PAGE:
Essay - Research Methodologies What are the Similarities Between Descriptive and Inferential...

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Research Methodologies

What are the similarities between descriptive and inferential statistics? What ***** the differences? When should descriptive and inferential statistics be used?

Descriptive and ***** statistics: Summary explains ***** similarities and differences between descriptive ***** inferential stations and when each method should be used. Descriptive statistics comprises the kind of analyses to describe a study population that is small enough to include every case. ***** statistics can also ***** the actual sample under *****, but allow a researcher ***** extend conclusions to a broader population.

With descriptive statistics, a researcher ***** describe how issues affect study groups and ***** variables are related in to other study *****. However, the research cannot describe how those issues affect ***** members of the study groups and how these variables ***** related ***** those groups. Furthermore, the researcher would not be able to conclude how ***** results could be generalized ***** all groups and ***** not know where the groups in the ***** were representative ***** all groups.

These shortcom*****gs of ***** statistics are where inferential statistics come into play.

***** statistics extends conclusions to a broader ***** by making sure the study if ***** ***** the group ***** researcher wishes to generalize to. This is accomplished by choosing a sample that is representative of the group to which the researcher plans to *****. Tests of significance confirm generalization. A Chi-Sqaure or a T-Test tells the researcher the probability that the results found in the study ***** are representative of ***** population that group was chosen ***** represent. ***** or a t-test gives informs the researcher of ***** ***** that the results ***** could have occurred by chance when *****re is really no relationship at all between the variables you studied in the popul*****ion.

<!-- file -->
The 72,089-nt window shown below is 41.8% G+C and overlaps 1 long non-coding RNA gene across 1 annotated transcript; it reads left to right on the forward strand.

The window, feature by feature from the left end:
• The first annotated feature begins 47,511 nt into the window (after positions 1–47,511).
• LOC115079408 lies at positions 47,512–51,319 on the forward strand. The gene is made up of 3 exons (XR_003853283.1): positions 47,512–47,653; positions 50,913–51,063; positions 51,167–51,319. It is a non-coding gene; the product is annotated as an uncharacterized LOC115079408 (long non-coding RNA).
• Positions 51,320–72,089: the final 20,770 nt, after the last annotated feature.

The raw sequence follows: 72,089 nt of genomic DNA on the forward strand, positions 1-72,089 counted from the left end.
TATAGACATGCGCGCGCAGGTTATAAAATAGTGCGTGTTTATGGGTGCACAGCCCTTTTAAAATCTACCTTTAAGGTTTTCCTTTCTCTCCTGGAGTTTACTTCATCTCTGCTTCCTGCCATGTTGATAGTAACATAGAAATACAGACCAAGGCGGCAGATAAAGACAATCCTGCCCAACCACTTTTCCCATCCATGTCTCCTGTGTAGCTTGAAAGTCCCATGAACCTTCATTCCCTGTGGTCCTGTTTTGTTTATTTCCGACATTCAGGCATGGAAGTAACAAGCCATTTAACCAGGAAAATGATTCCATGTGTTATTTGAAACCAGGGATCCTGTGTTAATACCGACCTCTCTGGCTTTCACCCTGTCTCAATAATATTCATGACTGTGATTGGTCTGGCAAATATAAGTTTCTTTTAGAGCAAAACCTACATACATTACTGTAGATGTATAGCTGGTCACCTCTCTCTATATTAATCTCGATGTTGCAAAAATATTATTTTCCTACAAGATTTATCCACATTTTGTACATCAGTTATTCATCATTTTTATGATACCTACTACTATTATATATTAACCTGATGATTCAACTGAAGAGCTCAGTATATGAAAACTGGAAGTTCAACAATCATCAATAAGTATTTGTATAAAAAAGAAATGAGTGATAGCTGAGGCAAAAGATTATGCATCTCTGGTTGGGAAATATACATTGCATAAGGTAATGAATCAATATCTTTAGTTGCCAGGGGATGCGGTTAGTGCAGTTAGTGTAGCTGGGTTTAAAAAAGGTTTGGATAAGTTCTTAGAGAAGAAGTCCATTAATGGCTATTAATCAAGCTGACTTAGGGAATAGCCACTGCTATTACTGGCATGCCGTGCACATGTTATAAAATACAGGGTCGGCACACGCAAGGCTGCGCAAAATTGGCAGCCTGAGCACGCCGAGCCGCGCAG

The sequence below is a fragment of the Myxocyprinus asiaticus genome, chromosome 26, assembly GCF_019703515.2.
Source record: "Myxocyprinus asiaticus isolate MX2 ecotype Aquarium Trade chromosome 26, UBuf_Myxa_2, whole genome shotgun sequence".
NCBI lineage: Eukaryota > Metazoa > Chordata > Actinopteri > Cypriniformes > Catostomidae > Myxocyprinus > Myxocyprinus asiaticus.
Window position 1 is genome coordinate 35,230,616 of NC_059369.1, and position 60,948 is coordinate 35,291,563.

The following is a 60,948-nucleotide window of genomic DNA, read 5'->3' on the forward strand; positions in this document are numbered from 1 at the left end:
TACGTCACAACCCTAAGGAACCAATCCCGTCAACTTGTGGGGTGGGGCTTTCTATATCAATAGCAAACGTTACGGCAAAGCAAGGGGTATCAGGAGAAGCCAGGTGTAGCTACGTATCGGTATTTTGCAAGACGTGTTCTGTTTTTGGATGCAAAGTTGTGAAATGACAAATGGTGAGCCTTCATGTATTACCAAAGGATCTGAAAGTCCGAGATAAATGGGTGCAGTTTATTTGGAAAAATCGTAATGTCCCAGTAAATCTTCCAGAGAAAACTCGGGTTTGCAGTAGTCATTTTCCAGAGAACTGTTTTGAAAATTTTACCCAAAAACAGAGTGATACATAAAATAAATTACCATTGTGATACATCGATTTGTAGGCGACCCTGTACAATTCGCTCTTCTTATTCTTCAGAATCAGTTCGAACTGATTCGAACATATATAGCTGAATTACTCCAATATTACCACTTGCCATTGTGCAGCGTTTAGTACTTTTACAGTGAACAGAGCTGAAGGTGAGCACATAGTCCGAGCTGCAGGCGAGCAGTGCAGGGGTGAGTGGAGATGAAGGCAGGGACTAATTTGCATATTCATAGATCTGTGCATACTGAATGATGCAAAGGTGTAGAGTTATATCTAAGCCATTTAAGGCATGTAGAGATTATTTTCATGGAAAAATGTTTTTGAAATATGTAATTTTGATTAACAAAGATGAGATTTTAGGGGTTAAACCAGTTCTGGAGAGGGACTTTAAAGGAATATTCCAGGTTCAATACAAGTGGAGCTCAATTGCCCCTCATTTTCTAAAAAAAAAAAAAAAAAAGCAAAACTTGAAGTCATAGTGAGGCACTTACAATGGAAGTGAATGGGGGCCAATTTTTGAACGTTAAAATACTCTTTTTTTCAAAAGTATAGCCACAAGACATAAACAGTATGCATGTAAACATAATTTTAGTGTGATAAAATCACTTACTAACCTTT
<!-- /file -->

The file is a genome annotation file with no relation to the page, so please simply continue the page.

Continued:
***** are the similarities ***** single-case and *****-N research designs? What are ***** differences? When should single-case ***** small-N ***** designs be used?

Cooper, Heron, and Heward (2007) explain single-case and small-n research *****. These are most often ***** in applied fields of psychology, education, ***** human behavior in ***** the subject serves as h*****/her own control, rather than utiliz*****g an***** individual/group. Researchers utilize single-case and small-n designs because they are sensitive to individual organism differences versus group designs which are sensitive ***** averages ***** groups. Small-n research includes more ***** one subject in a research study, but the ***** still serves as his/her own ***** just like in the ***** design.

S*****gle-case and ***** research ***** three major requirements (Kazdin):

Continuous Assessment: The research repeatedly observes the behavior of the individual over the course of the intervention. Thus, any treatment effects ***** observed long e*****ugh to convince the researcher that the treatment produces a lasting effect.

Baseline Assessment: Before the ***** is implemented, a rese*****rcher looks for ********** trends. If a treatment reverses a baseline trend (e.g., things were getting worse as time went on in baseline, but the ***** reversed th***** *****) this is considered powerful evidence suggesting (though not proving) a treatment effect.

***** in Data:


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